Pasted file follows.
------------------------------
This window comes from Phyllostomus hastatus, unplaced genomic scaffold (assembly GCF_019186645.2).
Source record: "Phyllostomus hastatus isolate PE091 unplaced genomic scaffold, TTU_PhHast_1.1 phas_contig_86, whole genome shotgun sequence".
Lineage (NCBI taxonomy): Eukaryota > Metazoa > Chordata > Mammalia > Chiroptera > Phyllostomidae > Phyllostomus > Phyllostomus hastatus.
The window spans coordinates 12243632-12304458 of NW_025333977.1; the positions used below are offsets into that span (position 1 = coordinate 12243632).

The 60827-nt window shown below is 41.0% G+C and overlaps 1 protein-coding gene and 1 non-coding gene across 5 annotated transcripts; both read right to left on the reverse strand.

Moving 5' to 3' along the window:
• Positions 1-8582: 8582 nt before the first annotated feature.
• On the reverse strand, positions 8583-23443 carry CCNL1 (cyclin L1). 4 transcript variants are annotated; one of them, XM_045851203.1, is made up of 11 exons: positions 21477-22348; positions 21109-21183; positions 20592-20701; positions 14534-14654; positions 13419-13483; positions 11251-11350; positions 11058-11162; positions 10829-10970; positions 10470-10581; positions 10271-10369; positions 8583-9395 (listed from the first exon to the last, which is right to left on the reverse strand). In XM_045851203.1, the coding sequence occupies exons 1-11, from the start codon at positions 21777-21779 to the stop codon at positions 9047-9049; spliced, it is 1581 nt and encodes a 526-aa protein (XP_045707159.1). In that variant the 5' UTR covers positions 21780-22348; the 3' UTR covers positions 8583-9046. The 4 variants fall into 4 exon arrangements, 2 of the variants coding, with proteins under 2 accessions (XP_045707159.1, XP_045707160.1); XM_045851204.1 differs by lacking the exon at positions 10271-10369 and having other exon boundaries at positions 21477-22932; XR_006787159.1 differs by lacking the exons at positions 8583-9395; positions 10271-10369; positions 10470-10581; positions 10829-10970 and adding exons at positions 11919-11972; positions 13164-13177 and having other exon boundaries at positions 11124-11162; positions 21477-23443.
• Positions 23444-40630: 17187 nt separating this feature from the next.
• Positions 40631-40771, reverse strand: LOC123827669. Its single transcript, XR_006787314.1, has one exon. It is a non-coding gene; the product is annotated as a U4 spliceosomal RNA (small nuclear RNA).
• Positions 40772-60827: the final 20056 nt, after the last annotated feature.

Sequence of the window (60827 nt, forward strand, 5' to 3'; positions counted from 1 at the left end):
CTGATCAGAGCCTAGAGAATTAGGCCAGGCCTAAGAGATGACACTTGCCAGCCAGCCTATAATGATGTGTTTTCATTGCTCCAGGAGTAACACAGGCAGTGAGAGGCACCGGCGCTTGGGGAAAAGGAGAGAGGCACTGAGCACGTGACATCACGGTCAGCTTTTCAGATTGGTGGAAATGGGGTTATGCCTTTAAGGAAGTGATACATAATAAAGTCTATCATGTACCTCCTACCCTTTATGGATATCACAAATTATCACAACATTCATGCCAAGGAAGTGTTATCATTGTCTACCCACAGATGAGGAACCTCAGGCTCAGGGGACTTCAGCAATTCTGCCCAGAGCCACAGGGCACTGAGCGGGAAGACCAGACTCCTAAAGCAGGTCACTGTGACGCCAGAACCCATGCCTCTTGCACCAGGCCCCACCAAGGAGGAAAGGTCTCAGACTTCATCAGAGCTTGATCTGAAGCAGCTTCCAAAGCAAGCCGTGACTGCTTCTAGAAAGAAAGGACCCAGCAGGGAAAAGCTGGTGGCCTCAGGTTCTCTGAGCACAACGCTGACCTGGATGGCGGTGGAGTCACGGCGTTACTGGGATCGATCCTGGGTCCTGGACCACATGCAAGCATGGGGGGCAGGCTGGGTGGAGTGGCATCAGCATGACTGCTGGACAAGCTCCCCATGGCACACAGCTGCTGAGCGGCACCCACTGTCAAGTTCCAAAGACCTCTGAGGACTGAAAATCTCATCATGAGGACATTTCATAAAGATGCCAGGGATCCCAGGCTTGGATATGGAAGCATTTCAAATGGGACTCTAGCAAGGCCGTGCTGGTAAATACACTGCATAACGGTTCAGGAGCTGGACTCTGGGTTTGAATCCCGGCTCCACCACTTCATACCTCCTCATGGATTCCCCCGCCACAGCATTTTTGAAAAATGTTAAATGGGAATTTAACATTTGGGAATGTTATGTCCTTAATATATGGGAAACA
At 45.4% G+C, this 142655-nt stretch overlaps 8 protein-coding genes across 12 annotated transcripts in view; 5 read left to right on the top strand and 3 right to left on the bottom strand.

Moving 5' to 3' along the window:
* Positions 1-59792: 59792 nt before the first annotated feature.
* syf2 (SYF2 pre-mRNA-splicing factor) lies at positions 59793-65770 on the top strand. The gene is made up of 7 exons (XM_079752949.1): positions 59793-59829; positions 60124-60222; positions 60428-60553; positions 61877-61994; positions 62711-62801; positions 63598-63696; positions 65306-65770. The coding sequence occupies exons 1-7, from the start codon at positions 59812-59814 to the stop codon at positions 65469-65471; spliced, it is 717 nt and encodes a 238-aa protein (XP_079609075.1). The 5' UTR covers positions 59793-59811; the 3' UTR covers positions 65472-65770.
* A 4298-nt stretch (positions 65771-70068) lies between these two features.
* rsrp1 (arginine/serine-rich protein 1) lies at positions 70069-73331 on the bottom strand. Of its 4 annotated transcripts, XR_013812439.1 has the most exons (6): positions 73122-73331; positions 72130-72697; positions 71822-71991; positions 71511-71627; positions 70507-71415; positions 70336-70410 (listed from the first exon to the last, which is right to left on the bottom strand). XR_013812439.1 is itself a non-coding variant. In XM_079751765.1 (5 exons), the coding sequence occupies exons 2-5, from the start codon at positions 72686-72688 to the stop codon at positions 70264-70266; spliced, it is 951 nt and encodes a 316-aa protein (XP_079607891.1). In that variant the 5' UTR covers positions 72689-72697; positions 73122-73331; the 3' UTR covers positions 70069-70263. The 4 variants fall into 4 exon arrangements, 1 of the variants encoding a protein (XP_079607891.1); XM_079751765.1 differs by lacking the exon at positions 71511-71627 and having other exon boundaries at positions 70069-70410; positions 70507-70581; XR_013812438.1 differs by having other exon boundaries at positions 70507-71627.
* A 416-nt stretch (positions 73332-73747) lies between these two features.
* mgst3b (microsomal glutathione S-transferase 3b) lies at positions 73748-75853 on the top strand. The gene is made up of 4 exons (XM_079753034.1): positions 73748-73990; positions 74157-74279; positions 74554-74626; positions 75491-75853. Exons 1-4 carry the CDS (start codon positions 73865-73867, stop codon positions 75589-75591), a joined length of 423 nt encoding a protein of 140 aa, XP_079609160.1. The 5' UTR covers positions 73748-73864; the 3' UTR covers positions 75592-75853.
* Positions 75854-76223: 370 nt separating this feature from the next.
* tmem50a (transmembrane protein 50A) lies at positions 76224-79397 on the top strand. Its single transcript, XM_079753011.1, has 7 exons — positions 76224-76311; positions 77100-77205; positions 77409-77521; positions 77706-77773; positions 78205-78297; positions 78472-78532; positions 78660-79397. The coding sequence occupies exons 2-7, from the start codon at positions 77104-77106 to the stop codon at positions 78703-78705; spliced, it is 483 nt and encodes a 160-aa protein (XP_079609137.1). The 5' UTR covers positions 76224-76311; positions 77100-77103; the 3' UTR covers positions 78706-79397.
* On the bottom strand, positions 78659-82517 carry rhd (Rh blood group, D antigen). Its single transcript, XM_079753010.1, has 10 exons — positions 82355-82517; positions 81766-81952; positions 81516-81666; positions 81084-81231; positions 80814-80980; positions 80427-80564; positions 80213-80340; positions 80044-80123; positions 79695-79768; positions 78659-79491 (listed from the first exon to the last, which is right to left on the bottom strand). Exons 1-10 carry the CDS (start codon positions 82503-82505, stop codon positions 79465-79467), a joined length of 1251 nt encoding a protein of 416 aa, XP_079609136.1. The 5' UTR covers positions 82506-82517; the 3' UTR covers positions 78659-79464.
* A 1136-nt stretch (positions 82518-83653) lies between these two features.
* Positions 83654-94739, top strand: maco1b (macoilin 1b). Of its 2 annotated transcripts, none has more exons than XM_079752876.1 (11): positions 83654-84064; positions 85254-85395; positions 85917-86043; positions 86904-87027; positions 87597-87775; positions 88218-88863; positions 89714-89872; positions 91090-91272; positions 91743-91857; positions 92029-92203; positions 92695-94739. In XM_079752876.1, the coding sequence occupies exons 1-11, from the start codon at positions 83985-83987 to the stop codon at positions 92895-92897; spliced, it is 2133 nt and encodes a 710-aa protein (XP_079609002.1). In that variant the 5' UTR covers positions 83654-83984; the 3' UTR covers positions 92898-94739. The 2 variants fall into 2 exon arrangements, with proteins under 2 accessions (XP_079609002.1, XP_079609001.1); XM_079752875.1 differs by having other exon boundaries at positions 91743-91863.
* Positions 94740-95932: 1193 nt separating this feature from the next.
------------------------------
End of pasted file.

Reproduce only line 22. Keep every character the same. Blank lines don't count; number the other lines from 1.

* Positions 75854-76223: 370 nt separating this feature from the next.